an ingrate newbie complains

Peter Otten __peter__ at
Sat Feb 7 13:58:09 CET 2004

Dan  Dang  Griffith wrote:

> Maybe this should be a new thread, but... is defining a generator
> like I did here, i.e. one that really only returns one value considered
> an abuse of generators?  It sure seemed convenient for this application.
> def g(x): yield 2*x

Now you're asking it - yes, I was a little confused at first. I even removed
the condition to provoke the m x n behaviour of the two for statements,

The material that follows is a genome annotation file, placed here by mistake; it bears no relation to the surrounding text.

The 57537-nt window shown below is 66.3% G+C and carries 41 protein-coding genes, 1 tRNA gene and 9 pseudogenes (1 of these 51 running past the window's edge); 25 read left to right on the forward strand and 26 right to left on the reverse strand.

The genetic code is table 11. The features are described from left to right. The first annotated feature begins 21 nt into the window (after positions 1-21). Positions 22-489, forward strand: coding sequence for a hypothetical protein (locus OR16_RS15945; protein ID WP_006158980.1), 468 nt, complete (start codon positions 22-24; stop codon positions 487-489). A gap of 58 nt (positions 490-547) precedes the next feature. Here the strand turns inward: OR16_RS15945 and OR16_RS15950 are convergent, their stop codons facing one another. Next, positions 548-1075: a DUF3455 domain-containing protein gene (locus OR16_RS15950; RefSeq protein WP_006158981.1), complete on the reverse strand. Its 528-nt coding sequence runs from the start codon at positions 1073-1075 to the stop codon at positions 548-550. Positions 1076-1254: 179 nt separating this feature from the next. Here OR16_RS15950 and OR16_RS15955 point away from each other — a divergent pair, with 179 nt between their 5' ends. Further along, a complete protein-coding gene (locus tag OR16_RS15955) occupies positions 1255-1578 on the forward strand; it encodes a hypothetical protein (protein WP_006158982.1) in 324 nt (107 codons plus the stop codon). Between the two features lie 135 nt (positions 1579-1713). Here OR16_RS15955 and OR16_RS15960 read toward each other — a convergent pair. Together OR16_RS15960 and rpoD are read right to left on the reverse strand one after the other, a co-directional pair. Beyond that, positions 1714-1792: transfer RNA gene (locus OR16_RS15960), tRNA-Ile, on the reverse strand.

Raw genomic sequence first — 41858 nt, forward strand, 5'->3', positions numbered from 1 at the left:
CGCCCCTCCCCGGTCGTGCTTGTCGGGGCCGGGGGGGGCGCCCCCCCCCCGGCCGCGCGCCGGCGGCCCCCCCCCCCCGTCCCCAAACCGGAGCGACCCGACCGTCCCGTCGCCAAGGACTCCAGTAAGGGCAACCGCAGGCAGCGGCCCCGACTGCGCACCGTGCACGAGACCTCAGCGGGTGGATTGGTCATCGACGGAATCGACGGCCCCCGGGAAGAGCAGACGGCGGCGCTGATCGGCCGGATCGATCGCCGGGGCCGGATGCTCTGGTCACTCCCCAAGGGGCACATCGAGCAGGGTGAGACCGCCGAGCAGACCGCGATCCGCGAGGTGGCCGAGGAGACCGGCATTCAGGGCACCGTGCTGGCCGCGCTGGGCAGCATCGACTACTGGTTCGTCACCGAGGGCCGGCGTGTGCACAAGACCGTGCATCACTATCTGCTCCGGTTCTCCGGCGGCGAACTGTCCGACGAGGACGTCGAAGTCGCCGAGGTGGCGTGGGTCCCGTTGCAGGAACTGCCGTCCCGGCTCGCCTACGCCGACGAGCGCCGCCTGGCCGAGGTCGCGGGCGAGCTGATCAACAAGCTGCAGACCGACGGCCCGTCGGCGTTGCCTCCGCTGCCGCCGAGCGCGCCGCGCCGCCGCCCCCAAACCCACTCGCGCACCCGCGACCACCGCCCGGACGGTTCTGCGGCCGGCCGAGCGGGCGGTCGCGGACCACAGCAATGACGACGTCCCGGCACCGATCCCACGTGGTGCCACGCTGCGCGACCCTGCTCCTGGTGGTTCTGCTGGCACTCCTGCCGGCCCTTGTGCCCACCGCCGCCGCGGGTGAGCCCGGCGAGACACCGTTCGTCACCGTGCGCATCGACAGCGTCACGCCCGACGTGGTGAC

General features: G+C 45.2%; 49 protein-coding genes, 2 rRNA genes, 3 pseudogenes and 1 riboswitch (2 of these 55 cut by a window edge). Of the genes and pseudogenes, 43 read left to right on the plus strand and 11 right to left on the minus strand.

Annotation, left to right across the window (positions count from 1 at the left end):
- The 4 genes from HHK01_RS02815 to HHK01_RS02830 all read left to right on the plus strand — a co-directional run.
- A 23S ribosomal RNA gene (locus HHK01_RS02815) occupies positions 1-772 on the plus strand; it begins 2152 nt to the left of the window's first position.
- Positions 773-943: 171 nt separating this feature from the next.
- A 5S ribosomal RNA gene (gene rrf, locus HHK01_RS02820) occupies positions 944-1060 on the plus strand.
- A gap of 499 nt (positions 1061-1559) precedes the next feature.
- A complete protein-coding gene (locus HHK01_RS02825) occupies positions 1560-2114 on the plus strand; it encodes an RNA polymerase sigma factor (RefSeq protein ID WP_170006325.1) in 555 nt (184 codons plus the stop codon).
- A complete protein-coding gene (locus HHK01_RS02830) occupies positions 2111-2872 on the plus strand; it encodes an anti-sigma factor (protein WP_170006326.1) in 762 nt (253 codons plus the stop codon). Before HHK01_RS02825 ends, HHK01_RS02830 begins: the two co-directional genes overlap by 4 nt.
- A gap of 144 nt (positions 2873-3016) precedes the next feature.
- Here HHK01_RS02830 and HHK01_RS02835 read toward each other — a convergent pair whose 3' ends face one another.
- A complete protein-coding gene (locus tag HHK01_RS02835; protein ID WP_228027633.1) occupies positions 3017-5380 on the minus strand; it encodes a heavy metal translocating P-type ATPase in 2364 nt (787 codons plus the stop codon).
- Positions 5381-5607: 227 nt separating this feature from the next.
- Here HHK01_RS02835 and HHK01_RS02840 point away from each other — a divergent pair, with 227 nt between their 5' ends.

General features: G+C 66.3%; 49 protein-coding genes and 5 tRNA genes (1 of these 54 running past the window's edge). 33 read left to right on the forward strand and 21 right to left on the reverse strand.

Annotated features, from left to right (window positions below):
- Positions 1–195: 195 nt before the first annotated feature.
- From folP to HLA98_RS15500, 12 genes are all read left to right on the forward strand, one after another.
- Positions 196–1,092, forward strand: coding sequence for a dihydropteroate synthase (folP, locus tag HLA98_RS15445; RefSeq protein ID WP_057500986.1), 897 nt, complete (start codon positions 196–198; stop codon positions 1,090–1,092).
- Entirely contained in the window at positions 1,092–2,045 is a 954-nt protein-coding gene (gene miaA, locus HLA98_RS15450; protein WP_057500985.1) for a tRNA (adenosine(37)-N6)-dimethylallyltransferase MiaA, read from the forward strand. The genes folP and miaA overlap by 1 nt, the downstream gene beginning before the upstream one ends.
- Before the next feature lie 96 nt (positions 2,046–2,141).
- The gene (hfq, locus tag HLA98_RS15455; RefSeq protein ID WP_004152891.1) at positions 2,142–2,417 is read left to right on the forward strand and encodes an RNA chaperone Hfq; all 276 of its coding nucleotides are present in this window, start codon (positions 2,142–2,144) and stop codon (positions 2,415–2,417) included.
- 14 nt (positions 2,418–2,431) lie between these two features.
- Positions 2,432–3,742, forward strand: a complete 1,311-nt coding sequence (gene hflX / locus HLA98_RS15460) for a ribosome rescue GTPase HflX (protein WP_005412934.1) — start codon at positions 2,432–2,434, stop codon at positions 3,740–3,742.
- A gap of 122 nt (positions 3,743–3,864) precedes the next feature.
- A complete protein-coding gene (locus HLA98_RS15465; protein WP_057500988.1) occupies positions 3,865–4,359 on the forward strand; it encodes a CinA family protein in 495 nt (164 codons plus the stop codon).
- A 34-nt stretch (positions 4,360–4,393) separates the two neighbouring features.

expecting 100 items in the resulting list - and only then realized n=1.
Also if g() really were something complicated as specified by the OP, you
wouldn't want to limit it to for loops and list comprehensions. This could
be remedied by a little adapter:

>>> def makeGen(f):
...     def g(*x): yield f(*x)
...     return g

>>> [(x, y) for x in range(3) for y in makeGen(g)(x)]
[(0, 0), (1, 2), (2, 4)]

However, the resulting code is no longer beautiful, and I'd probably rather
reintroduce a temporary list:

>>> [(x, y) for x in range(3) for y in [g(x)]]
[(0, 0), (1, 2), (2, 4)]

My personal conclusion: use only list comprehensions containing one for,
stick to good old for loops for the more complicated things.


PS: I mentioned generator expressions as of PEP 289, see

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